I like Cúrdia’s definition better, and it’s the one I’ve always used.  During the Great Recession, the Fed would have had to initially cut real rates to very low levels to push the economy back to full employment.  But if a magic wand (say a quick adjustment of wages and prices by God) had suddenly gotten us back to full employment, then the equilibrium interest rate would be much higher, as is normally the case during booms.  That’s the NY Fed estimate.

Alternatively, if monetary policy had been expansionary enough to prevent a Great Recession, the natural rate would not have fallen as sharply.

Here’s the problem.  I see each version of the natural rate being used by various economists, and I don’t know which use is conventional.  This makes it hard to communicate with other macroeconomists.

Personally, I don’t like speaking Spanish or Keynesianism. But when speaking with Mexicans I at least try to use a bit of Spanish, and when speaking with Keynesians I at least try to use a bit of Keynesianism.  But if I don’t know the proper meaning of the terms, then it’s hard to communicate.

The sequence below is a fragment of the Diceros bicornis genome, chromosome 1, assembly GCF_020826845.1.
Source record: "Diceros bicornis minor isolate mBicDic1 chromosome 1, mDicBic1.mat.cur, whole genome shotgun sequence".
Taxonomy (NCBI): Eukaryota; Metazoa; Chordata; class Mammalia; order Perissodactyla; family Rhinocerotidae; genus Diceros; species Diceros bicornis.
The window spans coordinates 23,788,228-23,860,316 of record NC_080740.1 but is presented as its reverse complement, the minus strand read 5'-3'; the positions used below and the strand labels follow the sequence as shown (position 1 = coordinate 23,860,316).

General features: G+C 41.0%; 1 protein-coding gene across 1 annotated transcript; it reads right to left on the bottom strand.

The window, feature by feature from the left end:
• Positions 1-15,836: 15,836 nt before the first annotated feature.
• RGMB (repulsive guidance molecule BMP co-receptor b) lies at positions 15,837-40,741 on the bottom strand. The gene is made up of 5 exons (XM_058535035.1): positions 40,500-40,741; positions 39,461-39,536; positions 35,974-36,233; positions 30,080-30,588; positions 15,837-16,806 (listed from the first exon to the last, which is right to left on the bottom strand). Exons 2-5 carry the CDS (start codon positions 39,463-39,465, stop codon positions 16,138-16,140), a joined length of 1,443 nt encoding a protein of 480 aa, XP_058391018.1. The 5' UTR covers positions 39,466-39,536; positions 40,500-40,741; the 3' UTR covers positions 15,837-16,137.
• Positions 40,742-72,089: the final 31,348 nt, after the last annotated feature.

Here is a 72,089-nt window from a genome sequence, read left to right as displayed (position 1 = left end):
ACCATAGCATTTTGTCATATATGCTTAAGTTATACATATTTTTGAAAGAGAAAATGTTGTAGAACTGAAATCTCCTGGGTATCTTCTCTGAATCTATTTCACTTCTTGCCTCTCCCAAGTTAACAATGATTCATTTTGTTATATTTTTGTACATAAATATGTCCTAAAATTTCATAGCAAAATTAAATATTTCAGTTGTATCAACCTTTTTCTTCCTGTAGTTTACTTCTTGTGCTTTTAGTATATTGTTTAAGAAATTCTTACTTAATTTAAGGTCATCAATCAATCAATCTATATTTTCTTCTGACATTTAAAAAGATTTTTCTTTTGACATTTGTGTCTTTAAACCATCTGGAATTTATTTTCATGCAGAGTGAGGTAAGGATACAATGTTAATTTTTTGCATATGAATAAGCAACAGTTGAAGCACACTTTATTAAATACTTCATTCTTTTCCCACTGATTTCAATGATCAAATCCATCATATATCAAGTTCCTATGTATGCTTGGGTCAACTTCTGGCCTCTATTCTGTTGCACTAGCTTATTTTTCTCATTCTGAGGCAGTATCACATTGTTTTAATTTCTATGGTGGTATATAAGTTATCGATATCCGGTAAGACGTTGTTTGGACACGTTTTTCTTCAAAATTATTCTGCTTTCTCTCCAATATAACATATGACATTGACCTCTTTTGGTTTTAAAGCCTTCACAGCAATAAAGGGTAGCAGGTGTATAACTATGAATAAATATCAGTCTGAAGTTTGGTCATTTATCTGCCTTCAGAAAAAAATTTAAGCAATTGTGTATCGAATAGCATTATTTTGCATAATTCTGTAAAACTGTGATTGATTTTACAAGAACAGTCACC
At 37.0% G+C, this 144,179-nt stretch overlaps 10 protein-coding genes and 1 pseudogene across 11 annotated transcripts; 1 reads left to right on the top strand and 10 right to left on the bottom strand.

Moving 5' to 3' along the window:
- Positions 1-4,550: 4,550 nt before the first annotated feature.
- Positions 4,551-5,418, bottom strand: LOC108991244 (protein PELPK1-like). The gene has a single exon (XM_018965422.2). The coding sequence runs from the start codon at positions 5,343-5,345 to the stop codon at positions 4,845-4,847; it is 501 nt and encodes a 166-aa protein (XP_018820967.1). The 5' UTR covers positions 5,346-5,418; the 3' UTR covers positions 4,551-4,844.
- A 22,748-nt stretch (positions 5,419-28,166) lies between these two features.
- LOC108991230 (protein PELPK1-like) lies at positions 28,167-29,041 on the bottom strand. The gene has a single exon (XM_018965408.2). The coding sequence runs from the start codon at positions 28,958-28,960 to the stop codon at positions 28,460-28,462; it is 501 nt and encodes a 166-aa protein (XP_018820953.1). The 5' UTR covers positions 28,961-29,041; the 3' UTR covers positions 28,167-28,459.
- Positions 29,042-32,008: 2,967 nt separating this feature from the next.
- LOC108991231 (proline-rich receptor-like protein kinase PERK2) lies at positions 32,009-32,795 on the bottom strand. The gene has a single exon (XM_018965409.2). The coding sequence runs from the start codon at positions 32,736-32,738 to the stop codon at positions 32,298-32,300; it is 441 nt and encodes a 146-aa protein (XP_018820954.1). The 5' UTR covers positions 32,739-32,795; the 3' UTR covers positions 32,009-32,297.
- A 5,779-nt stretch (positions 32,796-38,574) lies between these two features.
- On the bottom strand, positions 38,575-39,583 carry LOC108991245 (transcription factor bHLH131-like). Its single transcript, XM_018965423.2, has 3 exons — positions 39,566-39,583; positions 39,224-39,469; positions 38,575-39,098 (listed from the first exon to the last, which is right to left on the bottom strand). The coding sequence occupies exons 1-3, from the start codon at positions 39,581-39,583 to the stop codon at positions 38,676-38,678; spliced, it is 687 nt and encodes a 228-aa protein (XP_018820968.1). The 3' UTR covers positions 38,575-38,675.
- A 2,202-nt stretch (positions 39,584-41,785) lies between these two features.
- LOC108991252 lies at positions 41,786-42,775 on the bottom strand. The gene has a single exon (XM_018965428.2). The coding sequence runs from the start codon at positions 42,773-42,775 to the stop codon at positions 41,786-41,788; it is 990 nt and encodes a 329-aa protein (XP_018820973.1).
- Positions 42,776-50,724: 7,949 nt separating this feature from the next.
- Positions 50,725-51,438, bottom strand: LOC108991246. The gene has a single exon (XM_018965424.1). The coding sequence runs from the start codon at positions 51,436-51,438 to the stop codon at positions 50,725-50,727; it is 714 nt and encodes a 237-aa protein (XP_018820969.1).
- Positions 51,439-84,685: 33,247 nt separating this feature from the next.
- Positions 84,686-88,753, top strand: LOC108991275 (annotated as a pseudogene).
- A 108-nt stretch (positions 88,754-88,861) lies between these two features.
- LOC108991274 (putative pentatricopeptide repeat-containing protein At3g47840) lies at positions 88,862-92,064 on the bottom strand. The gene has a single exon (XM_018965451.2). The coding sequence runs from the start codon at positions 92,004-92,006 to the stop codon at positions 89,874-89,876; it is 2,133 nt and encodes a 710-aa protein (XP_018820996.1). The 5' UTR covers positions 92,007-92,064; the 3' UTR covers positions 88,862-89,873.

Can someone please help me?

Cúrdia explains the difference this way:

Williams (2015) estimates the natural rate to be low by historical standards, but not nearly as low as those shown in Figure 1. The main difference is that Williams uses the statistical model of Laubach and Williams (2003), which is better suited to determine the longer-run level of the natural rate. By contrast, my analysis is suited to find short-term fluctuations in the natural rate.

But that doesn’t seem adequate to me; it seems like they are describing entirely different concepts.  And even if it’s correct, it suggests that economists should never refer to the term ‘natural rate of interest’ without first specifying whether it is the short or long run version.  Indeed Cúrdia hints at this inadequacy when describing how one could draw incorrect policy implications from the alternative definition: